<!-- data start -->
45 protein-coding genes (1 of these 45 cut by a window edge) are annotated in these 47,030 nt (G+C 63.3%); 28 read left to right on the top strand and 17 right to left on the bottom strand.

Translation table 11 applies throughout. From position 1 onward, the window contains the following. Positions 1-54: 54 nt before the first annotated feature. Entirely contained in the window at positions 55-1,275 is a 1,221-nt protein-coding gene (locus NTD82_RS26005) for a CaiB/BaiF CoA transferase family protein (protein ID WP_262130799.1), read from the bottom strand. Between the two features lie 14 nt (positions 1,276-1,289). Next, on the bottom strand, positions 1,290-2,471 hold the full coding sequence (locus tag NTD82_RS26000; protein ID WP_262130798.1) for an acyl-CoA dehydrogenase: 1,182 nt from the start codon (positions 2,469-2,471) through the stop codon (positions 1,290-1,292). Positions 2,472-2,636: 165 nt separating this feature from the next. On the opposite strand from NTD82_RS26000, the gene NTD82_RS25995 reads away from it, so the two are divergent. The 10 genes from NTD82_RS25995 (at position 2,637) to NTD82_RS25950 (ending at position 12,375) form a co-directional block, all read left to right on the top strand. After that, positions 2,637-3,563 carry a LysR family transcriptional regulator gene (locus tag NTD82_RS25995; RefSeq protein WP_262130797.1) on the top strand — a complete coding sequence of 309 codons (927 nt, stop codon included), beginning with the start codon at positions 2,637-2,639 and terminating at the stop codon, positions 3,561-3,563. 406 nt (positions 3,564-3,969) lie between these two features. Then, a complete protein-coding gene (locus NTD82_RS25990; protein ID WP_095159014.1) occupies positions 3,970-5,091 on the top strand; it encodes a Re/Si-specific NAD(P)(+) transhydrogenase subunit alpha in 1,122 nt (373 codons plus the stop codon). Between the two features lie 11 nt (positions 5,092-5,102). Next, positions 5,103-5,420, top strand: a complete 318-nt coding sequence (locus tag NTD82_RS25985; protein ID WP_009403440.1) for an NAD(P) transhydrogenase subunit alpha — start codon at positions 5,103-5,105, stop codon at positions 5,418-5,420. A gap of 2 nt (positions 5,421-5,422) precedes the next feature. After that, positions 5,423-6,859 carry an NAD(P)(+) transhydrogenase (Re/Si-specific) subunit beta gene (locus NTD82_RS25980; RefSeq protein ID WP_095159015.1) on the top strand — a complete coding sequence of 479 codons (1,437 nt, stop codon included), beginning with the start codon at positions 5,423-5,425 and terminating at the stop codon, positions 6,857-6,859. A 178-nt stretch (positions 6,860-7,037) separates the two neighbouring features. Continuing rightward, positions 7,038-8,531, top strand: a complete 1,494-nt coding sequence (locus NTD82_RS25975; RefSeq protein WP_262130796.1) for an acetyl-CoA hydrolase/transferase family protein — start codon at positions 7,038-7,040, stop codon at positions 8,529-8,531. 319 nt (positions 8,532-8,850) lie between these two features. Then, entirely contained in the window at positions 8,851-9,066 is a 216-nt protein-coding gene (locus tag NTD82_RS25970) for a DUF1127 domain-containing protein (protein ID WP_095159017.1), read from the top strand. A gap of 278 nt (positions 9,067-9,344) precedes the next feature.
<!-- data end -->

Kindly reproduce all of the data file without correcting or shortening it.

45 protein-coding genes (1 of these 45 cut by a window edge) are annotated in these 47,030 nt (G+C 63.3%); 28 read left to right on the top strand and 17 right to left on the bottom strand.

Translation table 11 applies throughout. From position 1 onward, the window contains the following. Positions 1-54: 54 nt before the first annotated feature. Entirely contained in the window at positions 55-1,275 is a 1,221-nt protein-coding gene (locus NTD82_RS26005) for a CaiB/BaiF CoA transferase family protein (protein ID WP_262130799.1), read from the bottom strand. Between the two features lie 14 nt (positions 1,276-1,289). Next, on the bottom strand, positions 1,290-2,471 hold the full coding sequence (locus tag NTD82_RS26000; protein ID WP_262130798.1) for an acyl-CoA dehydrogenase: 1,182 nt from the start codon (positions 2,469-2,471) through the stop codon (positions 1,290-1,292). Positions 2,472-2,636: 165 nt separating this feature from the next. On the opposite strand from NTD82_RS26000, the gene NTD82_RS25995 reads away from it, so the two are divergent. The 10 genes from NTD82_RS25995 (at position 2,637) to NTD82_RS25950 (ending at position 12,375) form a co-directional block, all read left to right on the top strand. After that, positions 2,637-3,563 carry a LysR family transcriptional regulator gene (locus tag NTD82_RS25995; RefSeq protein WP_262130797.1) on the top strand — a complete coding sequence of 309 codons (927 nt, stop codon included), beginning with the start codon at positions 2,637-2,639 and terminating at the stop codon, positions 3,561-3,563. 406 nt (positions 3,564-3,969) lie between these two features. Then, a complete protein-coding gene (locus NTD82_RS25990; protein ID WP_095159014.1) occupies positions 3,970-5,091 on the top strand; it encodes a Re/Si-specific NAD(P)(+) transhydrogenase subunit alpha in 1,122 nt (373 codons plus the stop codon). Between the two features lie 11 nt (positions 5,092-5,102). Next, positions 5,103-5,420, top strand: a complete 318-nt coding sequence (locus tag NTD82_RS25985; protein ID WP_009403440.1) for an NAD(P) transhydrogenase subunit alpha — start codon at positions 5,103-5,105, stop codon at positions 5,418-5,420. A gap of 2 nt (positions 5,421-5,422) precedes the next feature. After that, positions 5,423-6,859 carry an NAD(P)(+) transhydrogenase (Re/Si-specific) subunit beta gene (locus NTD82_RS25980; RefSeq protein ID WP_095159015.1) on the top strand — a complete coding sequence of 479 codons (1,437 nt, stop codon included), beginning with the start codon at positions 5,423-5,425 and terminating at the stop codon, positions 6,857-6,859. A 178-nt stretch (positions 6,860-7,037) separates the two neighbouring features. Continuing rightward, positions 7,038-8,531, top strand: a complete 1,494-nt coding sequence (locus NTD82_RS25975; RefSeq protein WP_262130796.1) for an acetyl-CoA hydrolase/transferase family protein — start codon at positions 7,038-7,040, stop codon at positions 8,529-8,531. 319 nt (positions 8,532-8,850) lie between these two features. Then, entirely contained in the window at positions 8,851-9,066 is a 216-nt protein-coding gene (locus tag NTD82_RS25970) for a DUF1127 domain-containing protein (protein ID WP_095159017.1), read from the top strand. A gap of 278 nt (positions 9,067-9,344) precedes the next feature.